Hospira's Earnings Hurt by Numerous Factors

| About: Hospira, Inc. (HSP)

We have downgraded Hospira Inc. (NYSE:HSP) from Neutral to Underperform following poor fourth quarter results and issuance of lower-than-expected 2011 guidance.

Hospira’s fourth quarter 2010 earnings of 77 cents per share were much below the Zacks Consensus Estimate of 93 cents and the year-earlier earnings of 87 cents per share. The lackluster earnings performance was due to Symbiq pump issues, increased backorders in the Specialty Injectable Pharmaceuticals (SIP) segment (resulting in supply shortages) and higher research and development expenses. Following the poor fourth quarter performance, management issued a lower-than-expected guidance for 2011. Adjusted earnings per share are expected to be in the range of $3.90 to $4.00 per share. We have reduced our 2011 earnings estimate substantially by 44 cents based on the lackluster forecast from the company.

Hospira has put shipments of its Symbiq general infusion pump to new customers on hold due to reports of alarm failures in certain conditions. This significantly affected top-line growth at the company in the second half of 2010. Hospira upgraded the software for the product and submitted the package to the FDA for approval in late March 2011. The timing of FDA approval is uncertain and the pumps will be on temporary hold until then, thereby continuing to pull down the top line.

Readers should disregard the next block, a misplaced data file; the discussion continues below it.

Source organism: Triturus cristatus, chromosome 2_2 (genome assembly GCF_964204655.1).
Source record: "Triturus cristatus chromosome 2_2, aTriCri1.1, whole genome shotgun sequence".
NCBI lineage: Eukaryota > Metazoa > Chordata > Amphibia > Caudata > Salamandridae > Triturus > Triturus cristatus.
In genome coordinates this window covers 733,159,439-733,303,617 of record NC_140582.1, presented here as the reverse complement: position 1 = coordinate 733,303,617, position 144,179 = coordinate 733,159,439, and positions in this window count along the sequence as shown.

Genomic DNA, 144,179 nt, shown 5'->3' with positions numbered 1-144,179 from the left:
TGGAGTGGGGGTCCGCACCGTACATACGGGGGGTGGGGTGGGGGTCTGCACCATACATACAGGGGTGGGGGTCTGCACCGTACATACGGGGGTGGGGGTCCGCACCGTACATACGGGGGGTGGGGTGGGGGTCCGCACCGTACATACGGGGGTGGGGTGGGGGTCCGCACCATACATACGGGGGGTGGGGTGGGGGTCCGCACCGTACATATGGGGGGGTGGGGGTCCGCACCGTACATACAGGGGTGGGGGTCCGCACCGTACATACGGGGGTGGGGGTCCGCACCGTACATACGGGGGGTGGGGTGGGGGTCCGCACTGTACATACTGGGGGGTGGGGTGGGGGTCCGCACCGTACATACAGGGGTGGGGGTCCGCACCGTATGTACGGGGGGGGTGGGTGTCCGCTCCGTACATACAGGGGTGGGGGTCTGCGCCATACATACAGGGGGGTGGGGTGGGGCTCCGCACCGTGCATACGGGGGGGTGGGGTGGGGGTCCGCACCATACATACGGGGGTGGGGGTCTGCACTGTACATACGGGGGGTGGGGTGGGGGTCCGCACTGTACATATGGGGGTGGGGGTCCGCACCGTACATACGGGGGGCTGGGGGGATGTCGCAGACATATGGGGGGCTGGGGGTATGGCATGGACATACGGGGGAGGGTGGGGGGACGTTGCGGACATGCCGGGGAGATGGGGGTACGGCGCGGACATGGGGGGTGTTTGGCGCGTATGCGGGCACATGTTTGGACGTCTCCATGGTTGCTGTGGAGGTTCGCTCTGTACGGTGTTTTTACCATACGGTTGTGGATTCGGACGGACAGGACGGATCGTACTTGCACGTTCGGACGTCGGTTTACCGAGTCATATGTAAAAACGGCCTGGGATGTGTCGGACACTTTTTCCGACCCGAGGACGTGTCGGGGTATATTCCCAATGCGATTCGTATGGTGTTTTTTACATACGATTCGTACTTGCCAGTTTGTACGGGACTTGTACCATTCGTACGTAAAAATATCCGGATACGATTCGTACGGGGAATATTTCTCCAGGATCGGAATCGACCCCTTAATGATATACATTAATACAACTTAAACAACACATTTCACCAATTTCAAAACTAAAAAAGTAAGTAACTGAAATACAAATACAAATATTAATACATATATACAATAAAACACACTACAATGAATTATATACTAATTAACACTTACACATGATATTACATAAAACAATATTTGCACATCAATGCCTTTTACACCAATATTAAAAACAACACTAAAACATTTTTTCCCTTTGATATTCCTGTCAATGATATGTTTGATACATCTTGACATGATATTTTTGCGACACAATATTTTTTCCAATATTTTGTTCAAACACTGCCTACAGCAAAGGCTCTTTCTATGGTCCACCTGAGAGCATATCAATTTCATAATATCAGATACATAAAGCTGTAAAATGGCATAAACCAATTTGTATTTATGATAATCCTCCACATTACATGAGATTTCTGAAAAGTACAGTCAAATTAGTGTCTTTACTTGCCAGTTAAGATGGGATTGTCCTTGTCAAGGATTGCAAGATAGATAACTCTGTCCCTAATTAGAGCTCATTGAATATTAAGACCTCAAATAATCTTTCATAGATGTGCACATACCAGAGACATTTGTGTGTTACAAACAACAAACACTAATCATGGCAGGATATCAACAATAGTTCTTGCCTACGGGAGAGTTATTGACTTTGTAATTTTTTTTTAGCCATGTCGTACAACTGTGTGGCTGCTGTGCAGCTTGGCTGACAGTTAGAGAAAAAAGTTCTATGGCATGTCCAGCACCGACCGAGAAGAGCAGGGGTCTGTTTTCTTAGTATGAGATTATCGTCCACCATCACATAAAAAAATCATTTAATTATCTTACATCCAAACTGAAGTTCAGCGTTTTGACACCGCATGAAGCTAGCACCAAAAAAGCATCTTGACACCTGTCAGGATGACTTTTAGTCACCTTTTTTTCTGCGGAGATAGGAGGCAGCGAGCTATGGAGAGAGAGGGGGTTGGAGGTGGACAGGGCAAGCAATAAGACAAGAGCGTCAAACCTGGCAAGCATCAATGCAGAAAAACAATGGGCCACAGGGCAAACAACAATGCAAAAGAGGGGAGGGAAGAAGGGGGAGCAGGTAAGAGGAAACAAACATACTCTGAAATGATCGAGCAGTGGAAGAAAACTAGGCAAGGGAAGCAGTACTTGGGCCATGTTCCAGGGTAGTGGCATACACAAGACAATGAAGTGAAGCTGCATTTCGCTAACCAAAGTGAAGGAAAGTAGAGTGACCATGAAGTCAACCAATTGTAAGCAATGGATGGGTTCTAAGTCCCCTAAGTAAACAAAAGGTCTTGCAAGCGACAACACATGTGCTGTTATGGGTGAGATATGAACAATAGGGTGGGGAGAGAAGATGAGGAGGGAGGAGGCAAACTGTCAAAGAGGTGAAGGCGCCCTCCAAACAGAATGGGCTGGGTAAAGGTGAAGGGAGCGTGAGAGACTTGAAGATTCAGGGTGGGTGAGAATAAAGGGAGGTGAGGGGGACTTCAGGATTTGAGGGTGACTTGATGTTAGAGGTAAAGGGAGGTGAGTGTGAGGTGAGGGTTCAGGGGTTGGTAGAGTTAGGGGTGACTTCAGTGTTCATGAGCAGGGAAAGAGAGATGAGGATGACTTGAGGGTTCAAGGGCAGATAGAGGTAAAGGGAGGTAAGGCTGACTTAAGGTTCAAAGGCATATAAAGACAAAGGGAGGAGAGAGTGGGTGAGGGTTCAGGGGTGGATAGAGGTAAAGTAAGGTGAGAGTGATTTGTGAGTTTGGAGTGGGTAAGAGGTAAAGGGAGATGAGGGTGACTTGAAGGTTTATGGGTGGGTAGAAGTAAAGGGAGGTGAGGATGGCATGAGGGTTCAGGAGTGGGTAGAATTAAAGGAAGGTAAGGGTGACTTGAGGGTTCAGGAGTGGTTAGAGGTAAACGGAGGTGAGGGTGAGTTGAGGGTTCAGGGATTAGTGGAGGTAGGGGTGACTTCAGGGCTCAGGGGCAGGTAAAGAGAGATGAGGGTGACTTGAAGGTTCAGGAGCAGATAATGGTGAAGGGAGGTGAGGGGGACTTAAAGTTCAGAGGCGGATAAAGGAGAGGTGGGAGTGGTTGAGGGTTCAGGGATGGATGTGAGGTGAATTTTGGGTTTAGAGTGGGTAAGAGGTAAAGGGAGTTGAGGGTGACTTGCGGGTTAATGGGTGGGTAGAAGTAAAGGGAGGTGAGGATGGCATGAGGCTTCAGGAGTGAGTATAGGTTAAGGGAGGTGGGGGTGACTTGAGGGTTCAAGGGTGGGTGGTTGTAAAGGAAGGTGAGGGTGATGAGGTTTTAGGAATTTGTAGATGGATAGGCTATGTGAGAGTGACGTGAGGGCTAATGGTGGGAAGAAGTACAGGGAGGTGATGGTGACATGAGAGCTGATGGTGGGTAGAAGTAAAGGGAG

Management is also facing an issue with its Plum A+ pump regarding an alarm failure. Though management feels that this is not a large issue and the FDA does not require Hospira to recall the product, it could negatively affect revenues later, if not resolved in a timely manner. Due to issues with its Symbiq pump, Hospira provided a depressed outlook for the Medication Management Systems (MMS) segment. This combined with higher-than-expected spending led to issuance of the disappointing 2011 guidance.

Another major overhang for Hospira is the pending resolution of an FDA warning letter, which was received way back in April 2010, because of manufacturing problems at the facilities of the company in Clayton and Rocky Mountain, North Carolina. Hospira subsequently submitted a response to the FDA in May 2010. Though the company has addressed most of the issues in its response to the letter, we believe that any slip up on the company’s part to comply with the FDA’s quality control requirements will invite strict action from the agency. Such an action will weigh heavily on the stock.

To conclude, the regulatory concerns and an uninspiring performance have led us to downgrade our rating on Hospira.